Part II, 2010, Paper 3

# Part II, 2010, Paper 3

### Jump to course

Paper 3, Section II, G

comment(i) Let $X$ be a curve, and $p \in X$ be a smooth point on $X$. Define what a local parameter at $p$ is.

Now let $f: X \rightarrow Y$ be a rational map to a quasi-projective variety $Y$. Show that if $Y$ is projective, $f$ extends to a morphism defined at $p$.

Give an example where this fails if $Y$ is not projective, and an example of a morphism $f: \mathbb{C}^{2} \backslash\{0\} \rightarrow \mathbf{P}^{1}$ which does not extend to $0 .$

(ii) Let $V=Z\left(X_{0}^{8}+X_{1}^{8}+X_{2}^{8}\right)$ and $W=Z\left(X_{0}^{4}+X_{1}^{4}+X_{2}^{4}\right)$ be curves in $\mathbf{P}^{2}$ over a field of characteristic not equal to 2 . Let $\phi: V \rightarrow W$ be the map $\left[X_{0}: X_{1}: X_{2}\right] \mapsto\left[X_{0}^{2}: X_{1}^{2}: X_{2}^{2}\right]$. Determine the degree of $\phi$, and the ramification $e_{p}$ for all $p \in V$.

Paper 3, Section II, H

commentSuppose $X$ is a finite simplicial complex and that $H_{*}(X)$ is a free abelian group for each value of $*$. Using the Mayer-Vietoris sequence or otherwise, compute $H_{*}\left(S^{1} \times X\right)$ in terms of $H_{*}(X)$. Use your result to compute $H_{*}\left(T^{n}\right)$.

[Note that $T^{n}=S^{1} \times \ldots \times S^{1}$, where there are $n$ factors in the product.]

Paper 3, Section II, B

commentState Bloch's theorem for a one dimensional lattice which is invariant under translations by $a$.

A simple model of a crystal consists of a one-dimensional linear array of identical sites with separation $a$. At the $n$th site the Hamiltonian, neglecting all other sites, is $H_{n}$ and an electron may occupy either of two states, $\phi_{n}(x)$ and $\chi_{n}(x)$, where

$H_{n} \phi_{n}(x)=E_{0} \phi_{n}(x), \quad H_{n} \chi_{n}(x)=E_{1} \chi_{n}(x),$

and $\phi_{n}$ and $\chi_{n}$ are orthonormal. How are $\phi_{n}(x)$ and $\chi_{n}(x)$ related to $\phi_{0}(x)$ and $\chi_{0}(x)$ ?

The full Hamiltonian is $H$ and is invariant under translations by $a$. Write trial wavefunctions $\psi(x)$ for the eigenstates of this model appropriate to a tight binding approximation if the electron has probability amplitudes $b_{n}$ and $c_{n}$ to be in the states $\phi_{n}$ and $\chi_{n}$ respectively.

Assume that the only non-zero matrix elements in this model are, for all $n$,

$\begin{aligned} &\left(\phi_{n}, H_{n} \phi_{n}\right)=E_{0}, \quad\left(\chi_{n}, H_{n} \chi_{n}\right)=E_{1} \\ &\left(\phi_{n}, V \phi_{n \pm 1}\right)=\left(\chi_{n}, V \chi_{n \pm 1}\right)=\left(\phi_{n}, V \chi_{n \pm 1}\right)=\left(\chi_{n}, V \phi_{n \pm 1}\right)=-A, \end{aligned}$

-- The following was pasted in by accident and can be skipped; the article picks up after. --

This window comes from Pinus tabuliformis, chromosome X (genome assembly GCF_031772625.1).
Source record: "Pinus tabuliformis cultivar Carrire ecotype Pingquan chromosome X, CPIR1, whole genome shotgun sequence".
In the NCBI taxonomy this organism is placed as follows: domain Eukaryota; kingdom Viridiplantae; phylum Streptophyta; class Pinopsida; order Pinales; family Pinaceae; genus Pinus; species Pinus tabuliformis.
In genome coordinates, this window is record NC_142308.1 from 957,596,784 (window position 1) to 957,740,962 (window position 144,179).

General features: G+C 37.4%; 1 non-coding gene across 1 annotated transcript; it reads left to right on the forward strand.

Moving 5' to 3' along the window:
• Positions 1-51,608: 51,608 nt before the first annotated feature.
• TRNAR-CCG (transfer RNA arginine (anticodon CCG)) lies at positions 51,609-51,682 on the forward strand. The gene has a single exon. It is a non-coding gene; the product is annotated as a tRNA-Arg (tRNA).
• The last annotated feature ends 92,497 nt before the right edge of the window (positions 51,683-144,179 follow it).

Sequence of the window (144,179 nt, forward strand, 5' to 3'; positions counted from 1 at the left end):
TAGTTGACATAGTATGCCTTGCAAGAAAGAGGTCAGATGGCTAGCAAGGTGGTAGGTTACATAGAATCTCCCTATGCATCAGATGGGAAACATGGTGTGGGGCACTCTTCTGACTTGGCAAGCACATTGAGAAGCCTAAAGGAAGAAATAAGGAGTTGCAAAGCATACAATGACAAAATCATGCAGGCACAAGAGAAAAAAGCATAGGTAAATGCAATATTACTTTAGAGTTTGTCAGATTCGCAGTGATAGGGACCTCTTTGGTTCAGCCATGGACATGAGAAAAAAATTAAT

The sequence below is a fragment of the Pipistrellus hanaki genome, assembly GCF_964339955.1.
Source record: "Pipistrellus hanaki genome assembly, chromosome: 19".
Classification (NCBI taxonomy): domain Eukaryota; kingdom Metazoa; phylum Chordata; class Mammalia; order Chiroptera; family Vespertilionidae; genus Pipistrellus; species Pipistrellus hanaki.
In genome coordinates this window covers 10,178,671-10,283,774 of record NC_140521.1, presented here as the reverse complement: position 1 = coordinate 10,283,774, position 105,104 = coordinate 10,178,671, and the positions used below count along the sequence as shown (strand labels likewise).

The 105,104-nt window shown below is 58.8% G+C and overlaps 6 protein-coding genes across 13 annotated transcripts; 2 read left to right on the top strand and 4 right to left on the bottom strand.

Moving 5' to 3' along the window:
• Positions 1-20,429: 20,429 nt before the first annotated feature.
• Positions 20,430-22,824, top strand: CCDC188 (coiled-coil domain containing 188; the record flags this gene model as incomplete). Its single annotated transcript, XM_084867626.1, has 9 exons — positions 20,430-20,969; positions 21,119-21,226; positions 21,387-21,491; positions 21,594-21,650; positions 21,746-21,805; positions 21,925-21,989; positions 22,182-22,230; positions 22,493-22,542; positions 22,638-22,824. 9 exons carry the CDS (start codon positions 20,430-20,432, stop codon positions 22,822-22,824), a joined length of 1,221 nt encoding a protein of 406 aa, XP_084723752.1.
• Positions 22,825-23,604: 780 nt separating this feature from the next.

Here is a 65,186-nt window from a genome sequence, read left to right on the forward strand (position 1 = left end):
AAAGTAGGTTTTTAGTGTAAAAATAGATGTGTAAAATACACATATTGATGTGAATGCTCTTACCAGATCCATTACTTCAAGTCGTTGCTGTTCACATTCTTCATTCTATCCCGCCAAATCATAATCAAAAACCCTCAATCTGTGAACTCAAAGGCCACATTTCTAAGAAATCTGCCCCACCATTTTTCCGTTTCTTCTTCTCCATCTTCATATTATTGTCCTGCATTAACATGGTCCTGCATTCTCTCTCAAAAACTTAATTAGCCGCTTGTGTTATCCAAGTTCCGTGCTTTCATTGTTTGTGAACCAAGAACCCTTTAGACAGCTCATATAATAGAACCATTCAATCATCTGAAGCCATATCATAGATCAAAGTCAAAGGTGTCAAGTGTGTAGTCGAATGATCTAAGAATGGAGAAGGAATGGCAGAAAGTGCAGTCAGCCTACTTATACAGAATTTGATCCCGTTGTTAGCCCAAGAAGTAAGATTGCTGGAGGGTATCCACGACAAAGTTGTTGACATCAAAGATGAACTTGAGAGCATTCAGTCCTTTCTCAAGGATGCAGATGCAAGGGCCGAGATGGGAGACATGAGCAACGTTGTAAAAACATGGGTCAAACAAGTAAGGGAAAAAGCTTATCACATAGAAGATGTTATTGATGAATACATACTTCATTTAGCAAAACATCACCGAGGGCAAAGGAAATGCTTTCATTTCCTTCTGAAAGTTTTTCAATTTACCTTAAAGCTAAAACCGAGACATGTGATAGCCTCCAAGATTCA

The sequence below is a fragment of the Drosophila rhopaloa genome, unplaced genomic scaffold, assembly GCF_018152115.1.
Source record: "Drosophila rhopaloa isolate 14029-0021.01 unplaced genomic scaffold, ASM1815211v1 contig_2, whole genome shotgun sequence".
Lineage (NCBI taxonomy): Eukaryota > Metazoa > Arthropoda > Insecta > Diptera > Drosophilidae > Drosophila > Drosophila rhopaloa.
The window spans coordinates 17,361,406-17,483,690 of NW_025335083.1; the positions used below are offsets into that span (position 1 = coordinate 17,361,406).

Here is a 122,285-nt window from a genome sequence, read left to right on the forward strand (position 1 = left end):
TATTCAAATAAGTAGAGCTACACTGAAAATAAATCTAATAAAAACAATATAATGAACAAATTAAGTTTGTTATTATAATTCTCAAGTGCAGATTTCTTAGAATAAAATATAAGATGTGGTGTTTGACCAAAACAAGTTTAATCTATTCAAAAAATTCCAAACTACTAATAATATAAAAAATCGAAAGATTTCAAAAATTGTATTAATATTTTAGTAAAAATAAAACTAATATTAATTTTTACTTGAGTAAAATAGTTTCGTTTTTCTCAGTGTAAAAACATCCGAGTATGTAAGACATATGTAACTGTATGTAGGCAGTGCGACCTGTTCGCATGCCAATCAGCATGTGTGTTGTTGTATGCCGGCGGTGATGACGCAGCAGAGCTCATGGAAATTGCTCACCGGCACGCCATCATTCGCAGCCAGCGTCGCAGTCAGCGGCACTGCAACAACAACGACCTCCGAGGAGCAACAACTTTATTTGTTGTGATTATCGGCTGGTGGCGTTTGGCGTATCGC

where $H=H_{n}+V$ and $A>0$. Show that the time-dependent Schrödinger equation governing the amplitudes becomes

$\begin{aligned} i \hbar \dot{b}_{n} &=E_{0} b_{n}-A\left(b_{n+1}+b_{n-1}+c_{n+1}+c_{n-1}\right) \\ i \hbar \dot{c}_{n} &=E_{1} c_{n}-A\left(c_{n+1}+c_{n-1}+b_{n+1}+b_{n-1}\right) \end{aligned}$

By examining solutions of the form

$\left(\begin{array}{l} b_{n} \\ c_{n} \end{array}\right)=\left(\begin{array}{l} B \\ C \end{array}\right) e^{i(k n a-E t / \hbar)}$

show that the allowed energies of the electron are two bands given by

$E=\frac{1}{2}\left(E_{0}+E_{1}-4 A \cos k a\right) \pm \frac{1}{2} \sqrt{\left(E_{0}-E_{1}\right)^{2}+16 A^{2} \cos ^{2} k a}$

Define the Brillouin zone for this system and find the energies at the top and bottom of both bands. Hence, show that the energy gap between the bands is

$\Delta E=-4 A+\sqrt{\left(E_{1}-E_{0}\right)^{2}+16 A^{2}}$

Show that the wavefunctions $\psi(x)$ satisfy Bloch's theorem.

Describe briefly what are the crucial differences between insulators, conductors and semiconductors.

Paper 3, Section II, I

commentCars looking for a parking space are directed to one of three unlimited parking lots A, B and C. First, immediately after the entrance, the road forks: one direction is to lot A, the other to B and C. Shortly afterwards, the latter forks again, between B and C. See the diagram below.

The policeman at the first road fork directs an entering car with probability $1 / 3$ to A and with probability $2 / 3$ to the second fork. The policeman at the second fork sends the passing cars to $\mathrm{B}$ or $\mathrm{C}$ alternately: cars $1,3,5, \ldots$ approaching the second fork go to $\mathrm{B}$ and cars $2,4,6, \ldots$ to $\mathrm{C}$.